Meaning of Cosmogony
Cosmogony are stories or myths about the creation of the universe , the meaning of human life, and relationships with supernatural , divine, or simply non-human entities.
In the most diverse human societies, it is possible to find stories and myths about the origin and meaning of the universe .
In the history of philosophy, this topic is treated from cosmogony .
The term ” cosmos ” refers to the universe, and ” -gonia ” to an idea of generation or creation . Therefore, along with cosmogony , there is also the theogony , which aims to explain the origin or birth of the gods .
Cosmogony in Philosophy
Cosmogony is important to the history of Western philosophy because it refers to the time before the rise of philosophical thought.
That is, before the sixth century BC. C., in Greece, the philosophers had not yet emerged, and what prevailed was the mythical or cosmogonic thought .
Thus, cosmogony explained the universe in terms of the creation of some divine entity. In this way, the meaning of human existence was also based on the myths of the generation.
This cosmogonic thought was losing its place as a result of the growth of philosophy , which proposed to be more rational and not to resort to divine beings.
In the sixth century a. C., the first Greek philosopher would be the Tales of Miletus, who thought of the universe no longer from the cosmogonies.
To understand the matter more concretely, check out some cosmogonies or origin and creation myths from the ancient universe below . In this list, only some of its most general aspects will be presented:
The Greek origin myth posited Chaos as the beginning of creation, following Earth (Gaia) and Heaven (Uranus). From these gods, a variety of others are generated, as well as the elements of the universe.
Ancient Egyptian cosmogony , is also known for positing various gods for the creation of the world; for example, the Aenads, which are nine divine entities created by the gods Atum and Nun.
The Mayans, according to their origin myth, the world emerged from the ocean where divine entities lived, which, in turn, created everything that exists.
These are some of the ancient creation myths of the universe . Therefore, some cosmogonies may have roots in these mythologies.
In this variety of stories, it is important to cultivate respect and curiosity about human diversity.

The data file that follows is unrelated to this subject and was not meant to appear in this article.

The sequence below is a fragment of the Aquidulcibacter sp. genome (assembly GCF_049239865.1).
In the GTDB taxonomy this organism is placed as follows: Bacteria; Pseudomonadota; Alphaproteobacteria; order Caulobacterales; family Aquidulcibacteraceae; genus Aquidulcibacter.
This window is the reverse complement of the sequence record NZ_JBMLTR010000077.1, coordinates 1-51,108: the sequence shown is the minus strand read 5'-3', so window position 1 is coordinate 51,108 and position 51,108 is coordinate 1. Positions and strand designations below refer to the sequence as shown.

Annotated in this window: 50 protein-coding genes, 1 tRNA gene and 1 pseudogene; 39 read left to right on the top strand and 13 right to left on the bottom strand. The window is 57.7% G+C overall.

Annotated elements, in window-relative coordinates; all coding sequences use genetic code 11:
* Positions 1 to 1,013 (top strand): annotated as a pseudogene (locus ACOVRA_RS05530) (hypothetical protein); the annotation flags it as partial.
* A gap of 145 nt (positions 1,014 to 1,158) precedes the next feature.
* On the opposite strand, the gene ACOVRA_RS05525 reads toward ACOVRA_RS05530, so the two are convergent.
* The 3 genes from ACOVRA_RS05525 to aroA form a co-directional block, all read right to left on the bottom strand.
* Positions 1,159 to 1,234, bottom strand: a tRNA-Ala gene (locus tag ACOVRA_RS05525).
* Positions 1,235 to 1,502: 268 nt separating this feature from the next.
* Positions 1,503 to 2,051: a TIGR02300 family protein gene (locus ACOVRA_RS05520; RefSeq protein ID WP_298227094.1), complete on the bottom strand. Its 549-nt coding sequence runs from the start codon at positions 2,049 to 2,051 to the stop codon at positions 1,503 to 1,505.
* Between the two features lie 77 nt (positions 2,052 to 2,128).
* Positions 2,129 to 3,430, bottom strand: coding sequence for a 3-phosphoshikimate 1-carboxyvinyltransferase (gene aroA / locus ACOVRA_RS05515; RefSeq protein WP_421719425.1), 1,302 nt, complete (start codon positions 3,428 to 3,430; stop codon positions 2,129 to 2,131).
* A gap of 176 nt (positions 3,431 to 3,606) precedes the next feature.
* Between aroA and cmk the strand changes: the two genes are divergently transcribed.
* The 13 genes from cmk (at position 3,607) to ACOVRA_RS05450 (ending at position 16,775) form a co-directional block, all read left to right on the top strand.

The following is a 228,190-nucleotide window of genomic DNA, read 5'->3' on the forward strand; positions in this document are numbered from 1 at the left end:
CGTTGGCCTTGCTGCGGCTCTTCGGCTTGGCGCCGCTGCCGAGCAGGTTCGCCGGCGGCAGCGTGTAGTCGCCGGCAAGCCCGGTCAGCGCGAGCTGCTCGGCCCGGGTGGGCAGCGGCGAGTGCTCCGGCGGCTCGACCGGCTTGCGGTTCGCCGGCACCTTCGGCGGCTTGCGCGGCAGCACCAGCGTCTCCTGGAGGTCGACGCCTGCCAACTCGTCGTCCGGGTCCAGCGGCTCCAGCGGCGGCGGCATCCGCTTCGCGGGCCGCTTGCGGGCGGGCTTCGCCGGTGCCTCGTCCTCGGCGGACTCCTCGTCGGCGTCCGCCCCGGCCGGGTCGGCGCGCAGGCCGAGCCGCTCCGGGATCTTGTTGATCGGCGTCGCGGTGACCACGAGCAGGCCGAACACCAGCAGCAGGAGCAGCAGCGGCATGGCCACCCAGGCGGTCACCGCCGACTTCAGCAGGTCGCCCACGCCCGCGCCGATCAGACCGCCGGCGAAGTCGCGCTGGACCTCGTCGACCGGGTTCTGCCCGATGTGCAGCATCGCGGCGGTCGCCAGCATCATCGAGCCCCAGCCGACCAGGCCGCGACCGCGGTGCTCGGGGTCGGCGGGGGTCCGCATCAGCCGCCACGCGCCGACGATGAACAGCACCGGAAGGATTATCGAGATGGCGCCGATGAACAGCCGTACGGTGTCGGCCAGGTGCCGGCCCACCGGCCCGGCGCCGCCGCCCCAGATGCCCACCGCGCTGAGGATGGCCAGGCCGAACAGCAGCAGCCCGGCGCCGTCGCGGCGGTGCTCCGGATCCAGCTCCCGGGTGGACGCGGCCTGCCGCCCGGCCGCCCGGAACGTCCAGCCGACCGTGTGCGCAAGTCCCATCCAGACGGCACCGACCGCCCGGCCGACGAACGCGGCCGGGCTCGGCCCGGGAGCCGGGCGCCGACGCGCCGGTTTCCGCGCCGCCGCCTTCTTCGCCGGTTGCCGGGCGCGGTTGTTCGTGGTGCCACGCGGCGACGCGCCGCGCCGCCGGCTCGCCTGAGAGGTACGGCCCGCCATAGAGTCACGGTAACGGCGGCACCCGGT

examples of cosmogony
At this point, it is already possible to notice how diverse cosmogonies exist everywhere. The following are some examples of origin myths formulated throughout human history:
Myth of Chronos
Hesiod’s Theogony, written around the 8th century BC. C., describes Greek mythology. In his narrative, Kronos is the son of Heaven and Earth, but becomes a Titan due to a conflict between his parents.
Pan Ku and Nu Wa
Part of Chinese mythologies , Pan Ku is the entity that created the world. He slept in Chaos, which was an egg, for millennia. When he woke up, he split the egg in two, forming heaven (Yang) and earth (Yin). Therefore, his mission was to maintain a balance between both parties.
Nü Wa is the goddess who created mankind . She had a human face and a snake body and, being alone, she creates humans from the earth.
Yoruba Myth: Olorum
According to his myth of origin, Olorun is the only God and creator, who has authority over the Orixás, which is why he inspires religions such as Candomblé and Umbanda.
Therefore, Olorun and other deities created the earth and its elements , which was previously just a swamp. From mud and the breath of life, human beings were also made.
In Judeo-Christian culture , the myth of the origin of the universe is based on the writings of Genesis, the Bible. According to the narration, there is a creator and supreme God who decided to generate the universe, the earth and the beings that inhabit it.
A Contemporary Cosmogony: Silmarillion
The Silmarillion play was created by the famous writer JRR Tolkien. In his various books, the author drew inspiration from mythologies from different regions of the world and created a world with its own culture, beings, and language.
Cosmogony and Cosmology
Cosmogony refers to a thought that dominated before philosophy in Greece , based on myths and the divine creation of the universe.
On the other hand, from the sixth century B.C. C., with philosophy, cosmology emerges : a vision of the world that is no longer based on gods, but on reason and earthly elements .
Therefore, according to these definitions, the two words have opposite meanings and also mark different moments in the history of Greek or Western philosophy.
However, it is important to note that mythical thinking is not inferior or opposed to the philosophical way of thinking.
In fact, mythologies are present everywhere and offer examples of the richness of human thoughts and cultures.
Consequently, it is also necessary to respect the different ways of thinking, remembering their effects for social groups.